Can Catholic political engagement reverse the secularization of United States culture? Could it even spread the Gospel?
As Election Day approaches in the United States, Democrats and Republicans seek to mobilize the votes of Catholics and other Christians. The Democratic convention leaned heavily on the Catholic faith of former Vice President Joseph R. Biden Jr., and the Republican convention on the personal testimonies of Christians on behalf of President Donald J. Trump. While the religious dimension to the Republican convention was typical for the G.O.P., there was also a certain urgency to it: Mr. Trump is behind Mr. Biden in most polls and seeks to shore up his Christian base.
More broadly, the role of religion in each convention has sparked further debate among Catholics over which party best reflects church teaching. Inevitably, that debate centers around abortion, the focal point of Catholic politics after Roe v. Wade.
The role of religion in each convention has sparked further debate among Catholics over which party best reflects church teaching.
But these debates, as predictable as they are, can feel both surreal and futile, like rearranging the deck chairs on the Titanic. No matter who wins in November, the Catholic Church will almost certainly continue to lose, and in the most fundamental way: spreading the Gospel.
The United States is becoming more secular. Measuring religiosity is notoriously difficult, but there is no question that the country is becoming less religious and has become notably less religious in recent decades. It is still more religious than most European countries, and it is far more religious than it has been for much of its history. But by any standard measure, national religiosity is down.
The Catholic Church is no exception to this trend. There has been a significant failure to transmit the faith across generations, and Hispanic Americans, who have propped up the numbers of U.S. Catholics as white Catholics disaffiliate and die, may no longer be majority Catholic.
Why is this disaffiliation happening? People leave the church for all kinds of reasons, although the biggest one might simply be that fewer and fewer people are raised Christian. There are also structural reasons why people drift away, including economic development, although not in the simple ways advanced by classic secularization theories.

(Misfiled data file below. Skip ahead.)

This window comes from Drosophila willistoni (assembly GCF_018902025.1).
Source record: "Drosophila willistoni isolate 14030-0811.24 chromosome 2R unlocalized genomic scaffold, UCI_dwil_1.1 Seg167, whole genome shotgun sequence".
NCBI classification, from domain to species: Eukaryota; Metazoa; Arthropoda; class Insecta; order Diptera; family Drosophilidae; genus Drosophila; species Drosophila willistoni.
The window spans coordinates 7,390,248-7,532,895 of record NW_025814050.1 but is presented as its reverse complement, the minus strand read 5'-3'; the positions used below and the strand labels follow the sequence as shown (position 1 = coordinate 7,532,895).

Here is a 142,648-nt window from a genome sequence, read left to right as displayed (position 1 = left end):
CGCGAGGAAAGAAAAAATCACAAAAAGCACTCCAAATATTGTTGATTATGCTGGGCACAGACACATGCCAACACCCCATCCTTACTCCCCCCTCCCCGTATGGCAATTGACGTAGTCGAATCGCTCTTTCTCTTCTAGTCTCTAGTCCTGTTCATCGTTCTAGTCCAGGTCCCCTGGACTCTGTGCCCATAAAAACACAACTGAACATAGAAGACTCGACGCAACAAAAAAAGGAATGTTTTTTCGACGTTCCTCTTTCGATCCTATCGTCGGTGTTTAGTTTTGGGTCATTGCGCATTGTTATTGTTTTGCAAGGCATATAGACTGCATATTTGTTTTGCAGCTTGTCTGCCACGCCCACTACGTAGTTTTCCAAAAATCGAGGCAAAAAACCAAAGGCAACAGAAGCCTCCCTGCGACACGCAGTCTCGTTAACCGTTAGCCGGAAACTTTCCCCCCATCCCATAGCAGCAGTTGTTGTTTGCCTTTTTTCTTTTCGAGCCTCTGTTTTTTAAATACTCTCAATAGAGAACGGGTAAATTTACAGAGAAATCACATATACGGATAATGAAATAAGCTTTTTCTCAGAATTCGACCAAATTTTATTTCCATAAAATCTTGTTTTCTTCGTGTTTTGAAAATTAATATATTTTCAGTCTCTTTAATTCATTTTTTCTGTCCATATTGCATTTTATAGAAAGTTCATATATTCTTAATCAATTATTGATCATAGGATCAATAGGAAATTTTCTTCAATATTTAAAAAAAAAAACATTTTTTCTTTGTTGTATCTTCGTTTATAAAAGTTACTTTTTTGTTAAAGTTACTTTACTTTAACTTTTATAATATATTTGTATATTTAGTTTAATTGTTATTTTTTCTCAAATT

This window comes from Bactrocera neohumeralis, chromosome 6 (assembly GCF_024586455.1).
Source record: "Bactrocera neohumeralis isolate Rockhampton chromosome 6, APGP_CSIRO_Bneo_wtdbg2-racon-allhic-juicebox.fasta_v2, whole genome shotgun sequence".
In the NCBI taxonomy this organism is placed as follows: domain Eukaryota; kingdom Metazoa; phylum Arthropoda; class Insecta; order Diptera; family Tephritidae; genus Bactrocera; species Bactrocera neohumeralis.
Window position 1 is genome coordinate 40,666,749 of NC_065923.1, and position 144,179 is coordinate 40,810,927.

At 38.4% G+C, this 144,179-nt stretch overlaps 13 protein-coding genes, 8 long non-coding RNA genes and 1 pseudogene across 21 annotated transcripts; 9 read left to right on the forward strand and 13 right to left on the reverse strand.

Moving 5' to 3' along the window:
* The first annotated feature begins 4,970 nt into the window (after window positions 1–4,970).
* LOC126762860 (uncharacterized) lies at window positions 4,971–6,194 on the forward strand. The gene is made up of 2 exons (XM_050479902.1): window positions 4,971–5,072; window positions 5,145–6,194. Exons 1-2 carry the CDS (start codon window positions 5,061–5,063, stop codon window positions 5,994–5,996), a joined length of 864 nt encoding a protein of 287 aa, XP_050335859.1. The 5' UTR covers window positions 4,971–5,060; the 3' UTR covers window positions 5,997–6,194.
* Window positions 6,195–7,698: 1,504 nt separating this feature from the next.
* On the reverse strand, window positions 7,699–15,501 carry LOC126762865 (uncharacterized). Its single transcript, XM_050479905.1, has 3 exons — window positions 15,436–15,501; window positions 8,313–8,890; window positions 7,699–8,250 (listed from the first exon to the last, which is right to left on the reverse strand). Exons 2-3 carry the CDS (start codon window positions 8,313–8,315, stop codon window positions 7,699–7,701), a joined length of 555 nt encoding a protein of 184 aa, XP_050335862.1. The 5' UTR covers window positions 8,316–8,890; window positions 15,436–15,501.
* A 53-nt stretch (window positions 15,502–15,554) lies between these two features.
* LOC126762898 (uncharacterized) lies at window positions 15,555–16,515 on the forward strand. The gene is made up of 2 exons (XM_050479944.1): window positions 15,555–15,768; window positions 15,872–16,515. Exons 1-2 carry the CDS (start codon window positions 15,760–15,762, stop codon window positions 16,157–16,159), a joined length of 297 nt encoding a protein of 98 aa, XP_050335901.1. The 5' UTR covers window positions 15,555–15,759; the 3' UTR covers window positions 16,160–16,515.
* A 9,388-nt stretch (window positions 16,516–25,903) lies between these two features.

People leave the church for all kinds of reasons, although the biggest one might simply be that fewer and fewer people are raised Christian.
This brings us to politics. Catholics in the United States have been engaged in local politics since the 19th century, and their participation in national politics has become more prominent since Roe v. Wade was decided in 1973. But this is precisely the time period in which secularization has increased in the United States.
Catholic political participation did not cause this secularization. But as the country continues to secularize, Christians have to ask themselves: Has Christian engagement in politics been good for evangelization? If not, what kinds of political engagement are good for evangelization? What kinds draw people to Christ?
How might this new reality shape Christianity in the public square?
First, for many “nones,” Christians’ political activity is the public face of Christianity. As the number of Americans attending religious services, identifying with religious bodies or even having religious friends continues to decline, the number of Americans who will know Christianity through its public engagement will increase. They will have to judge Christianity and Christ himself through those fruits.